Notes from the Southwest Corner: Fathers, heritage and work
by Jim Jewell
SAN DIEGO – Last week on a cool, marine layer grey day, I walked a wooden pier in the Southwest corner.
Crossing the end of the pier to Pamela Ann, a barge used for storage, I thought of my father.
Pacific Tugboat Service was at work that morning: work most marine service companies avoid because it’s just too hard.
I wished my father could see me in this environment.
It’s old-timey work: Men working on motors, chipping and painting, craning heavy loads, rearranging the company’s tiny chunk of bay space so cranes, barges, caissons, crew boats, pusher boats, and tug boats fit like a jigsaw puzzle. There was oiling and greasing going on. There was chipping and painting going on. Beating metal into something useful made ship repair sounds, music to my ears.
Tugboats were hooking up to barges and cranes to tow them where they would be utilized on some job. One ocean-going tug was getting ready to sail up to San Francisco pick up a barge, and bring it back to the Southwest corner. Stores for the journey were being staged on the pier, transferred to the tugboat’s deck by crane, and hauled below for storage.
The 62,000 ton “USNS Bob Hope” moved south from the marine terminal under the royal blue arching Coronado-Bay Bridge to the Navy Base. Pacific Tug’s “Harbor Commander,” a small pusher boat, was dwarfed while she pushed against the big monster, holding her steady in the channel.
The scene took me back to the spring of 1974 and Terminal Island, a two-hour drive north of here. My father, Jimmy Jewell, had come to San Diego, a rare trip without Estelle Jewell accompanying him. Six months earlier, I had become the chief engineer of the USS Hollister, a World War II destroyer named after three sailor brothers killed in combat in 1943.
The engineering plant would have made Rube Goldberg proud. My father and I toured the fire rooms (think boilers) and engine rooms while I explained the operation and maintenance requirements of the massive machinery. While Jimmy Jewell knew engines and mechanics better than most humans on earth having worked on them since he started fooling with cars in 1924, his elder son had jumped around a variety jobs and had been much more focused on writing rather than the mechanical side of the world until he rejoined the Navy two years earlier.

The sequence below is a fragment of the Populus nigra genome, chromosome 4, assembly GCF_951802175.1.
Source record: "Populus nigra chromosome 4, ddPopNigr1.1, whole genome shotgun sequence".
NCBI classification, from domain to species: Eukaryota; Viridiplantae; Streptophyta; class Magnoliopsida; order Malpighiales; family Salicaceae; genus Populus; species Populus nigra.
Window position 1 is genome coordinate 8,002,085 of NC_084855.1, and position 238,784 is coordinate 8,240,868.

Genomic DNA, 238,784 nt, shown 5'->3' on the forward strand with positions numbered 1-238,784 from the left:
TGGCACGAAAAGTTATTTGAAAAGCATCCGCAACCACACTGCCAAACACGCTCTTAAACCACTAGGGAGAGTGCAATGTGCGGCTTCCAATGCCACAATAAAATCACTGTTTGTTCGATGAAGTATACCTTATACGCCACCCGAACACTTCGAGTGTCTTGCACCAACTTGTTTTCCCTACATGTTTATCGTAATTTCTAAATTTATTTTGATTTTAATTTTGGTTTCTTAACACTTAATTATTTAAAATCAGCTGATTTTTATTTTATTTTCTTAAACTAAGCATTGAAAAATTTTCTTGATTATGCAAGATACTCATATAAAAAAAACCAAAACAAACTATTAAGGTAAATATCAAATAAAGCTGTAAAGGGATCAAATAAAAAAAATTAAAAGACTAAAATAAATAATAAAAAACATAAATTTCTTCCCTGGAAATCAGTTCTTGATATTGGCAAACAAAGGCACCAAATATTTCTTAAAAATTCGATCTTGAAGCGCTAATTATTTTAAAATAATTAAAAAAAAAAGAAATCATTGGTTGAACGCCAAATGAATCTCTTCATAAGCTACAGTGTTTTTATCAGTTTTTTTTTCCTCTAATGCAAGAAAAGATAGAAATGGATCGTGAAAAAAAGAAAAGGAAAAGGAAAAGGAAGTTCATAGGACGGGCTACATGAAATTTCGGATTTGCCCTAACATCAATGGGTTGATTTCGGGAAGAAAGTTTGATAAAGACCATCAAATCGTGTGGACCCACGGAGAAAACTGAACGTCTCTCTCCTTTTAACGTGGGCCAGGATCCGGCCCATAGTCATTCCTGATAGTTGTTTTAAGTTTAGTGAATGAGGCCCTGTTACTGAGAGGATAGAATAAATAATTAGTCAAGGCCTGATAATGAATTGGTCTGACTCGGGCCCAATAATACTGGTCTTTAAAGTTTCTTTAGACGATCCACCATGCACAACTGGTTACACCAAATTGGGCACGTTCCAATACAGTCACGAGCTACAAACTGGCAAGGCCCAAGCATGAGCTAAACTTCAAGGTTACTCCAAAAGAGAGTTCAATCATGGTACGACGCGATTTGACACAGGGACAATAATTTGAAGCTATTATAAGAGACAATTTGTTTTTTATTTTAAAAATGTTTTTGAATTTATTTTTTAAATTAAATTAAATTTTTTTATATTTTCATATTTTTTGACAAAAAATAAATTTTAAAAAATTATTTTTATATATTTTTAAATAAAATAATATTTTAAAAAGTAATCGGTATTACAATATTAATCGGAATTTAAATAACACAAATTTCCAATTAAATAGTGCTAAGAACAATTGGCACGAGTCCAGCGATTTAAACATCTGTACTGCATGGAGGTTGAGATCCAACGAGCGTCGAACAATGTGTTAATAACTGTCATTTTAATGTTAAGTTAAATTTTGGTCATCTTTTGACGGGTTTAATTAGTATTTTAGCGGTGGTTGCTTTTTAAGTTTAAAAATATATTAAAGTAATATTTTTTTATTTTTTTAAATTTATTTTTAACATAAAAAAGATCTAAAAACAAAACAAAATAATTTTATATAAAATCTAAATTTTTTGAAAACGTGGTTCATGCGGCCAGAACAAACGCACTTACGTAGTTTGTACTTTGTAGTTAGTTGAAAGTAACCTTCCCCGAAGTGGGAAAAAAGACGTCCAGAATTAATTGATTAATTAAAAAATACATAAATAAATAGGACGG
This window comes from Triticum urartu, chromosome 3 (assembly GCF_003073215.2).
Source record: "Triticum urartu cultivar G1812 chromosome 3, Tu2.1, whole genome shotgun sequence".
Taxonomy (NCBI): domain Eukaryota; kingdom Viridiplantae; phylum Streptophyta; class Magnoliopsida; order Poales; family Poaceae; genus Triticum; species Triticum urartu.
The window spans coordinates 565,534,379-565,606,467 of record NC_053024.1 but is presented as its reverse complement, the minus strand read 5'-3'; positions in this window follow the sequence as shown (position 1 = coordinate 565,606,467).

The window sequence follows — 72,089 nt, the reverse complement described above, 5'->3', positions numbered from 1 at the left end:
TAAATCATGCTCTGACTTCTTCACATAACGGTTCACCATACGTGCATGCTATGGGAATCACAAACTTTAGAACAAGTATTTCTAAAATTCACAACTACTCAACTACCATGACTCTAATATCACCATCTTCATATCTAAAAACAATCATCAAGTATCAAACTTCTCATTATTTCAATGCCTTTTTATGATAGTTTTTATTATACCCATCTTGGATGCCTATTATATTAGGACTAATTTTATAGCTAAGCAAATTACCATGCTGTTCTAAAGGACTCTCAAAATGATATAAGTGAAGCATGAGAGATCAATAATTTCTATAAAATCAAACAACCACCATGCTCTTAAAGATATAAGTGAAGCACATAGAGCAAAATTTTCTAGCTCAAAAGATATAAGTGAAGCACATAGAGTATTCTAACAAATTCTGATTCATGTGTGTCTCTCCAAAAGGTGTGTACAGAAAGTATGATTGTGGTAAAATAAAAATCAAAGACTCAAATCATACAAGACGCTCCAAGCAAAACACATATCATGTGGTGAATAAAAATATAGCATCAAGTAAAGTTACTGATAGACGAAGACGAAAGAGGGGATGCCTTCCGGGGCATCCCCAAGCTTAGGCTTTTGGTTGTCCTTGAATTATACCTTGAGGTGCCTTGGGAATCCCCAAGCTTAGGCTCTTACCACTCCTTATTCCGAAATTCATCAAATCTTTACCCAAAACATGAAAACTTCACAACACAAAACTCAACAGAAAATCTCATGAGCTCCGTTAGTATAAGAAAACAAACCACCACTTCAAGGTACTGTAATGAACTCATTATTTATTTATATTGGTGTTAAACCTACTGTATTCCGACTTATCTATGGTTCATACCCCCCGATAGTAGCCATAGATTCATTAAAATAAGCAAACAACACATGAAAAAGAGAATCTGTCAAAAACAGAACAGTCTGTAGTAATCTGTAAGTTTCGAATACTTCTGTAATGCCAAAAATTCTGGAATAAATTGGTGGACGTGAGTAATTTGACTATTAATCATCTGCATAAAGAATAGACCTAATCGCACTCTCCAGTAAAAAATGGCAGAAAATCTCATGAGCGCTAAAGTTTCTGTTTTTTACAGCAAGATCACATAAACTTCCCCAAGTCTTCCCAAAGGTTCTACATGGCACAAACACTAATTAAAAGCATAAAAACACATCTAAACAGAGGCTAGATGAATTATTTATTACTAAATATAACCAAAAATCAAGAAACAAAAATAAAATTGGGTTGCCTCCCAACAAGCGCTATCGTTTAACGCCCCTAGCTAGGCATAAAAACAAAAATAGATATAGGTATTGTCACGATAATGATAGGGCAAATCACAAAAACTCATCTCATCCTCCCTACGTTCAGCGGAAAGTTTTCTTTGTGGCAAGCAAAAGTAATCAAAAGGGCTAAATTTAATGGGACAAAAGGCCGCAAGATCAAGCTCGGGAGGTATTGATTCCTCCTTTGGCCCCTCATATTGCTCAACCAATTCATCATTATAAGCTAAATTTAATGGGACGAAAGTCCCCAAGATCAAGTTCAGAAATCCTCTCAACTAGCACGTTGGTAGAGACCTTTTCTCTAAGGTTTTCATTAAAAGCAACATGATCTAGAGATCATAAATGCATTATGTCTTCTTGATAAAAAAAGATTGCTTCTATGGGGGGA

My father quietly took in the multiple pumps, forced-draft blowers, distilling plants, generators, and switchboards of the old tin can as we climbed up and down ladders, and finally ascended back to the main deck. As we crossed the brow back to the quay wall, he looked back at the ship and then to me and said, “It’s amazing you are in charge of all that.”
In the late 1800’s, my father’s family in Statesville faced a crisis when my great grandmother passed away. The two boys, one my grandfather, Hiram Culley Jewell, were sent to separate uncles to be raised. One uncle believed in education and sent my great uncle to college. The other uncle, the one who raised my grandfather, believed in hard work, not education. So my grandfather, my father, and my three uncles worked from that point on.
It was old timey work: steam-engine sawmills, plumbing, automobile maintenance, farming, and a myriad of other physically demanding work.
After my ship department head tours ended, I had not delved into old-timey work until I hooked up with Pacific Tugboat, a thirty year gap. I find it somewhat ironic, even poetic that I am back to what my great, great uncle determined: work is good for you.
In that context, I looked at our country today. Most “work” doesn’t require physical work. It’s brain power, service jobs, financial planning, technical expertise, salesmanship, writing, acting, and even talking, which bring home the bacon (if the family hasn’t gone vegetarian).
It seems we have prospered moving into this type of work. But I wonder. Physical labor used to be part and partial of living. I think it made us stronger, more focused on the moment, less fad and protest oriented.
Sunday in a break between golf and dinner, Father’s Day gifts from my wife, I stopped and thanked my father, my grandfather, and that great, great uncle for giving me an appreciation of old-timey work.